But, Audrey, There Really IS a Santa Claus

This post talks about religion in a serious and believing way, and about Santa Claus in a similar way. If that bugs you, stop now, and read something else.

My dear friend and fellow Magyar Audrey Rindlisbacher wrote a blog post about Santa Claus. Do not read it with young children. But read it, because she’s a delightful person, even though on this issue she’s so wrong I’m speechless.

Not really. I’m not speechless very often.

In fact, after you read her missive, here is my response to it:


I read your blog. I didn’t like it (you should not be dismayed in the slightest by this), but one of the reasons is that I think you’re lying to your children in a different way. I shall offer an example dear to my heart and see if I can illustrate what I mean.
Is there a Jesus Christ? Yes, assuredly. How do you know? Well, because there are writings about him of an historical nature, there are millions of people that believe in Him, and we can see His handiwork all around us (and the Holy Spirit has so testified, but leave that aside for the moment). But none of this is proof, in the commonly accepted sense of the term. And, as you probably already deduced, all of it also applies to Santa Claus.
In fact, there is a Santa Claus, although it might be slightly less inaccurate to talk about Father Christmas, or even better, Saint Nicholas, who was almost certainly a real person. Since the three names (and hundreds of others, like another person above) all mean the same dude, let’s just pick St. Nick as the name we’ll discuss.
He was probably real. He was possibly also magic, in the sense that he performed deeds that defy easy explanation and could be called supernatural. If we were Catholics, we could dispense with the formalities and just say that he did miracles. Again, there’s a close analogue in Jesus Christ.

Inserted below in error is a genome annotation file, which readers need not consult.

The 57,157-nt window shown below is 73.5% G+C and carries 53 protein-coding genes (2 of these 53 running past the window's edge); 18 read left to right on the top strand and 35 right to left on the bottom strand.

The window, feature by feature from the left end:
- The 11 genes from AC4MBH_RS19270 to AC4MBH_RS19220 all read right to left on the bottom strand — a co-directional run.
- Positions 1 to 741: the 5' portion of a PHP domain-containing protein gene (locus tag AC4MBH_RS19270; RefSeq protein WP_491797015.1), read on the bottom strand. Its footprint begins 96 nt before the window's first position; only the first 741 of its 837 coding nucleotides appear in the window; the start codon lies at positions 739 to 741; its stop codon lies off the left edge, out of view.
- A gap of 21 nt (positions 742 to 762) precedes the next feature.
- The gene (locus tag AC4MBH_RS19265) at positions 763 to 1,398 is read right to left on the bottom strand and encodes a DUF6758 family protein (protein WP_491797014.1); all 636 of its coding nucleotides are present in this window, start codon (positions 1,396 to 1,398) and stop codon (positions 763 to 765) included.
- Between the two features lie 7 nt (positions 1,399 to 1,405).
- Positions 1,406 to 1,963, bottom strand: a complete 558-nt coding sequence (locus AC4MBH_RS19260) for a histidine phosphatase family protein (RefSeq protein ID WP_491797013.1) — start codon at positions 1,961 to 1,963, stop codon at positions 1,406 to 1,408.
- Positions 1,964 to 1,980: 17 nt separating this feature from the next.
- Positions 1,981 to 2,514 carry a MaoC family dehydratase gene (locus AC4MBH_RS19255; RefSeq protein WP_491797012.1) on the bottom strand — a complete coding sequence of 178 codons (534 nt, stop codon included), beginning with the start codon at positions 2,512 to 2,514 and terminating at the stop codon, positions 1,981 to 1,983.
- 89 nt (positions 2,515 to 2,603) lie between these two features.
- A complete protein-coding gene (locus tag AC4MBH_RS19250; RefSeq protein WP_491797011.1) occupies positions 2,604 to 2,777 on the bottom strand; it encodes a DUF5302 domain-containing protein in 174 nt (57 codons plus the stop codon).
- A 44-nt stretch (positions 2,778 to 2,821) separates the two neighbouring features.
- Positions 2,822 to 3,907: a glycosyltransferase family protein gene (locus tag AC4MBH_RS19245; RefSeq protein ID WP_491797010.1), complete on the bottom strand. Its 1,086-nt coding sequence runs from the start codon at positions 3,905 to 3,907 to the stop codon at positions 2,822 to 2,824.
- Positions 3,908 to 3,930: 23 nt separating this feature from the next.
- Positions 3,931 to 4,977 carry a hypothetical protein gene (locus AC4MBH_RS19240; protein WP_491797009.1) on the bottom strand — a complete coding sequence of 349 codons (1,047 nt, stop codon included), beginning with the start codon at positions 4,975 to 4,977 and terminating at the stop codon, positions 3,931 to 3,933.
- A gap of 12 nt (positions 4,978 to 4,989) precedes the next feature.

But, you will say, Christ is alive, right now, and active. I won’t dispute that for one second (I’m not at all sure that St. Nick isn’t, too). In spite of His activity and reality, most of the discernible work being done here on earth is being done not by Him directly, but by people like you and me, acting in His place.
And that sounds a lot like St. Nicholas, too, doesn’t it?
There are a lot of people that believe in some cartoon version of Christ, where He is alleged to have done things He almost certainly didn’t do, and even where He has behaved (or asked them to behave) in ways that are completely unlike Him. That doesn’t change His reality. It doesn’t change His importance, or His power, or diminish my obligation to behave in a way that testifies of the truth about Him. So St. Nick is cartoony and weird in claymation videos. So what? They’re fairy tales, which are dead useful and fun to boot. Lots of people think the Bible is fairy tales, you may be aware. Some Biblical stories may even be legends, not precisely accurate in the modern CSI sense. Does that mean there is no Bible? Of course not. The “legend of Job” (not saying there’s no truth in it) has no bearing on the historical Christ. Rudolph has no bearing on St. Nick, either.
Lest I be accused of equating Christ and St. Nicholas, I should say that analogies always break down at some point, and this one breaks down here, but that doesn’t mean they don’t have uses. In my house, St. Nicholas is alive and well, and Christmas wouldn’t be the same without him. He isn’t Christ, but he isn’t a fake, either. He has true power, and his example moves millions of people to behave in better ways than they otherwise would. That isn’t real? What’s your definition of real, then? Is Nephi real? Paul? Caesar? None of them have anything like the impact on the modern world, either for good or ill, that St. Nick does. Each of them has problems of historicity (yes, even Caesar, whose image is funhouse-mirrored by Shakespeare) analogous to those that St. Nicholas faces.